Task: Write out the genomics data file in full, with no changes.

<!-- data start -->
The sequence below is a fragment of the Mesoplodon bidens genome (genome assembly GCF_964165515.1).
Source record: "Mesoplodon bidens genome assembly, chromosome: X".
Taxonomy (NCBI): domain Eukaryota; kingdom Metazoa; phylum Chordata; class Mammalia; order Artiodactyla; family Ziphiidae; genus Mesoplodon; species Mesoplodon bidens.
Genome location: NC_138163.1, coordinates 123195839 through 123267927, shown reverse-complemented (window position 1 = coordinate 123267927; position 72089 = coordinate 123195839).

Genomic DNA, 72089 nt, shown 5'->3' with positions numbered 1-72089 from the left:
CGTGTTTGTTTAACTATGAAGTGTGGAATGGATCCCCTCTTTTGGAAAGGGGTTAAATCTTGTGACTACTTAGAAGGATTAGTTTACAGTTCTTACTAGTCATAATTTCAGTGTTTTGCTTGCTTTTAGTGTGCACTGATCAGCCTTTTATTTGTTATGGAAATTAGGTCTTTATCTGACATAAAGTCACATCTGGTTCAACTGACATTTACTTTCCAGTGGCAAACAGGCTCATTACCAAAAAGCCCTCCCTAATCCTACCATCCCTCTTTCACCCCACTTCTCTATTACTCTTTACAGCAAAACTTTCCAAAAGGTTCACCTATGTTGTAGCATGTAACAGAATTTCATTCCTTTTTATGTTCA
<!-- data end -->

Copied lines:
The sequence below is a fragment of the Mesoplodon bidens genome (genome assembly GCF_964165515.1).
Source record: "Mesoplodon bidens genome assembly, chromosome: X".
Taxonomy (NCBI): domain Eukaryota; kingdom Metazoa; phylum Chordata; class Mammalia; order Artiodactyla; family Ziphiidae; genus Mesoplodon; species Mesoplodon bidens.
Genome location: NC_138163.1, coordinates 123195839 through 123267927, shown reverse-complemented (window position 1 = coordinate 123267927; position 72089 = coordinate 123195839).

Genomic DNA, 72089 nt, shown 5'->3' with positions numbered 1-72089 from the left:
CGTGTTTGTTTAACTATGAAGTGTGGAATGGATCCCCTCTTTTGGAAAGGGGTTAAATCTTGTGACTACTTAGAAGGATTAGTTTACAGTTCTTACTAGTCATAATTTCAGTGTTTTGCTTGCTTTTAGTGTGCACTGATCAGCCTTTTATTTGTTATGGAAATTAGGTCTTTATCTGACATAAAGTCACATCTGGTTCAACTGACATTTACTTTCCAGTGGCAAACAGGCTCATTACCAAAAAGCCCTCCCTAATCCTACCATCCCTCTTTCACCCCACTTCTCTATTACTCTTTACAGCAAAACTTTCCAAAAGGTTCACCTATGTTGTAGCATGTAACAGAATTTCATTCCTTTTTATGTTCA